In A Meltdown And Spectre World Is Digital Privacy Truly Dead?

Discussion in 'privacy general' started by Minimalist, Jan 9, 2018.

  1. mirimir

    mirimir Registered Member

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  2. deBoetie

    deBoetie Registered Member

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    For BTI-Spectre, the "Retpoline" approach is discussed with selective application to OS and hypervisor implementations, which it claims is minimal performance impact, and used in Google's data centres rather than the more performance impacting OS+firmware mod. Changes are implemented by modified LVVM and GCC compilers, which implement the indirect branching used in this technique.

    https://support.google.com/faqs/answer/7625886
     
  3. reasonablePrivacy

    reasonablePrivacy Registered Member

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    Google's data centres probably only use FOSS licensed software and custom written software - they have complete source code for everything. This means they can recompile every library and program binary used by them.
    Regular Windows user don't have these abilities, because most user software is closed source. Thus mitigating at OS+firmware level is the only option. Windows is not Gentoo Gnu/Linux ;)
     
  4. deBoetie

    deBoetie Registered Member

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    Well, there's nothing to stop MS adding these techniques to whatever compilers they use, and protecting their OS, hypervisor and browsers this way.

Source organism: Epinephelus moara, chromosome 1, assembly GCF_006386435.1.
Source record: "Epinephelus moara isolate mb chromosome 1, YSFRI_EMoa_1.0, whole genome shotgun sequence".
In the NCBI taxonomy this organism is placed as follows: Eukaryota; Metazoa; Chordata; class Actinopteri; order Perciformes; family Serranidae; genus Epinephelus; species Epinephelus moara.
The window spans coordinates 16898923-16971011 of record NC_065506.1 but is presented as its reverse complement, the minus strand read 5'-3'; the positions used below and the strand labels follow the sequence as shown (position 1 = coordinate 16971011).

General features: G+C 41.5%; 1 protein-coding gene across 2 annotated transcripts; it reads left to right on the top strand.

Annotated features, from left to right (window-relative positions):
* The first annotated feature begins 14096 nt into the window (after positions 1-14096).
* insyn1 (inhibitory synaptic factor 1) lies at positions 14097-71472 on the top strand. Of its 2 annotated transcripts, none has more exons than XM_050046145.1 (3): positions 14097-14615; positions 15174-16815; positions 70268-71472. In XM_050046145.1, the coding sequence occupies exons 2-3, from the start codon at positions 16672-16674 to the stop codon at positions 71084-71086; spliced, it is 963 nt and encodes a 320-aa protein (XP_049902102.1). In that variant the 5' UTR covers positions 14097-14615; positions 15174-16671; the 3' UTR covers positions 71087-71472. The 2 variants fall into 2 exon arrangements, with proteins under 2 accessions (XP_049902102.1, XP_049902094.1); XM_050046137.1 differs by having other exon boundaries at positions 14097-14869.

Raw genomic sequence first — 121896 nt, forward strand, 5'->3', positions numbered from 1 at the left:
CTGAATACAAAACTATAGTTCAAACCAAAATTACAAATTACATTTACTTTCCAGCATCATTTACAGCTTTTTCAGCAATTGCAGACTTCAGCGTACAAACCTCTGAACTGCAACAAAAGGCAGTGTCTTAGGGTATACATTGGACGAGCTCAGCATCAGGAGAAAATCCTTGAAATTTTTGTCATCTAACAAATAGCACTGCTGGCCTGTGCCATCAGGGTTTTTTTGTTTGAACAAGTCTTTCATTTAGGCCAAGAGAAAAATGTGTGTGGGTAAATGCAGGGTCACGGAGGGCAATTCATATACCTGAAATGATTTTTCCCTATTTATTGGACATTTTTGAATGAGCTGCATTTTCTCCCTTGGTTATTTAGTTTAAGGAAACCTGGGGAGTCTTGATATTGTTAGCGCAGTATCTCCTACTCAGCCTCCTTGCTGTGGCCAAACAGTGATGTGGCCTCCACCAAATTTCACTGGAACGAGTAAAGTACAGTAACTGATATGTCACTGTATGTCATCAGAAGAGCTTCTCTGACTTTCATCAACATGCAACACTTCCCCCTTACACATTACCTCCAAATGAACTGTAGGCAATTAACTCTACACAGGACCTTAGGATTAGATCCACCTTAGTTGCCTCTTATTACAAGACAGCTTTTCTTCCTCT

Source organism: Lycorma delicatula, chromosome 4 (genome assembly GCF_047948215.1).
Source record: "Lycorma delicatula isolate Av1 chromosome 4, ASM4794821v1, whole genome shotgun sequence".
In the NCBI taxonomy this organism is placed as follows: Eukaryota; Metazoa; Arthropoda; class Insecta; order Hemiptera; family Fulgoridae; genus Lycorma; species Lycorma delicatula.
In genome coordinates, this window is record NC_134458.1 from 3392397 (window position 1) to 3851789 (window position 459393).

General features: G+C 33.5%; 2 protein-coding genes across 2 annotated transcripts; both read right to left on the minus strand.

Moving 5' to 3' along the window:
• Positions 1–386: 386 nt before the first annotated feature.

Over time, I'd expect quite a few compiler switches/instructions to be appearing to support software mitigations of this kind, for Visual Studio too. Plus, hopefully coders will get cuter at minimising the exposure of secrets in RAM - there are already best practices associated with things like zeroing out secrets or using OS facilities to store secure strings etc. and these are likely not universally deployed(!)
     
  5. reasonablePrivacy

    reasonablePrivacy Registered Member

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    Even with that a lot of 3-rd party commercial software projects for Windows are going to use old versions of compilers for years.

    Microsoft recompiling whole Windows OS and deploying to users? It might be possible with Windows 10 due to its update model, but for Win 7 and 8.1 I can't imagine that.
     
  6. deBoetie

    deBoetie Registered Member

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    @reasonablePrivacy - I think the notion is to protect particular critical modules or routines, not recompile the whole OS - even if possible, the testing would not be feasible. Probably do hypervisors and browsers too. They could be handled via a standard update or service pack. I agree the problem of orphaned or non-updated software/hardware will be with us for a very long time, the consequences not limited to this debacle. Interpreted languages might be in a better position to update ultimately than the compiled.
     
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